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Rapid intervention limits stroke impacts

Rapid intervention limits devastating impacts of stroke

Sun Advocate community editor

A stroke is often referred to as a brain attack.

A stroke cuts off blood and oxygen to the brain cells that control everything the human body does, from speaking to walking to breathing.

Most strokes occur when a person's arteries are blocked by blood clots or by the build-up of plaque and other fatty deposits.

At times, the symptoms of a stroke are difficult to identify. Unfortunately, the lack of awareness spells disaster.

The stroke victim may suffer severe brain damage when individuals nearby fail to act or recognize the symptoms.

When an individual is hit with the life-threatening blockage, every second counts. But recognizing the onset can be as simple as remembering the first three letters of the ailment, STR.

Several health institutions recommend::

•S - asking the person to smile.

•T - asking the individual to talk or speak a simple sentence.

•R - asking the person to raise both of his or her arms.

In the event the person has trouble with completing any of the tasks, health care providers recommend that residents call emergency personnel immediately and describe the individual's symptoms to the public safety dispatcher.

Additionally, individuals who cannot stick their tongue out straight after even the most mild physical event may have had a stroke.

If the individual thinks they are sticking their tongue straight out and it goes to one side or the other emergency personnel should also be called as soon as possible.

While early detection and fast action can mitigate the damage a stroke can cause there are several life long factors that can make the probability of having a stoke much less threatening.

Some strokes are caused when weak spots on the blood vessel wall break and rupture arteries.

Brain tissue needs a constant supply of oxygen and nutrients to function correctly, point out state and national health care experts.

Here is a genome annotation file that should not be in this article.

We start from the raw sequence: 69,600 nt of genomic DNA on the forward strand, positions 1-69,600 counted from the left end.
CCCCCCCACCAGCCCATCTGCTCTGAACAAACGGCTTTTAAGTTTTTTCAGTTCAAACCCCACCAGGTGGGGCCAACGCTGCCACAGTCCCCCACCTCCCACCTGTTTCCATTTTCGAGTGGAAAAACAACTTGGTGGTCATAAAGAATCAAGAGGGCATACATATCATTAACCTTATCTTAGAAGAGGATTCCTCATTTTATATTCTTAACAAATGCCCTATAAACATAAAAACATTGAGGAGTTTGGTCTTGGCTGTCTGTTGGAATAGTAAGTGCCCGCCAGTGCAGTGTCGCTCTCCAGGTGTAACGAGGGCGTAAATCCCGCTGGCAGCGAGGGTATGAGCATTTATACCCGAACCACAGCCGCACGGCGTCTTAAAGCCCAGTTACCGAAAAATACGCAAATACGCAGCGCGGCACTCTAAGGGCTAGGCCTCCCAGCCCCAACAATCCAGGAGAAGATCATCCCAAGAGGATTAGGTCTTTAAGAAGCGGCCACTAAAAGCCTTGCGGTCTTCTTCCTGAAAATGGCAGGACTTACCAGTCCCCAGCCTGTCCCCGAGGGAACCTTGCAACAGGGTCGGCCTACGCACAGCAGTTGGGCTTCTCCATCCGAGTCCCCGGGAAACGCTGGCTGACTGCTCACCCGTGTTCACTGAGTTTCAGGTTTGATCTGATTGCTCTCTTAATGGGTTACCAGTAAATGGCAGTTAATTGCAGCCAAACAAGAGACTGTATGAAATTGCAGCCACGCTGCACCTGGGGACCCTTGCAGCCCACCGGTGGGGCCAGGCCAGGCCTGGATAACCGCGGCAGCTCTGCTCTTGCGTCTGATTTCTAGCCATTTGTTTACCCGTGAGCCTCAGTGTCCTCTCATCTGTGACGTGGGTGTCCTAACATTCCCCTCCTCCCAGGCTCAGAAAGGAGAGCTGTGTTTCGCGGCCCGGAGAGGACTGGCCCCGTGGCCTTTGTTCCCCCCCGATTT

When the tissue is cut off from oxygen during a stroke, the tissue begins to die, according to, a Utah heart disease and stroke prevention website.

Every year, stroke strikes approximately 750,000 Americans, killing 160,000 victims and forever changing the lives of many of the patients who survive.

"For people over 55, the risk of a stroke is greater than one in six. A stroke can cause permanent disability and even death. In fact, it is the third-leading cause of death in America and the number one cause of disability," warns the site.

The good news, according to heart highway, is that many strokes can be prevented.

"If you do have a stroke, new treatments may help stop brain damage and disability (if administered within three hours of the first sign of a stroke)," states the web page. "Once you recognize the signs you should call 911 immediately."

Additional symptoms of a stroke include:

•Sudden numbness or weakness of the face, arm or leg - especially on one side of the body.

•Sudden trouble seeing in one or both eyes.

•Sudden trouble walking, dizziness, loss of balance or coordination.

•Sudden severe headache with no known cause.

•Sudden confusion or trouble speaking.

If Carbon County residents learn the symptoms and recognize the warning sign, the information could save their lives or the life of another person, emphasized the health information site.

According to the United States Centers for Disease Control, it is important to increase all individual state's capacity by planning, implementing, tracking and sustaining population-based interventions that address heart disease, stroke and related risk factors.

The related risk factors include high blood pressure, high cholesterol, tobacco use, physical inactivity and poor nutrition.

Officials at the U.S. Centers for Disease Control hope to go state by state and institute surveillance of heart disease and stroke related risk factors and assess policy and environmental support for heart disease and stroke prevention.

To identify promising strategies for promoting heart healthy interventions in states and to promote cardiovascular health in a variety of settings (health care, work site and community areas) through education, policy and environmental changes.

For instance, the CDC hopes to sponsor public awareness campaigns to raise knowledge about signs and symptoms of heart disease and stroke and the importance of calling 911 when such symptoms appear.

Several programs are already in the works. In addition, Utah is currently listed among the basic implementation states.

However, more work is being done each year and the ongoing efforts will continue until everyone from small children to older adults has the full capabilities and education needed to deal with the onset of a stroke, concluded the health information website and U.S. Centers for Disease Control officials.

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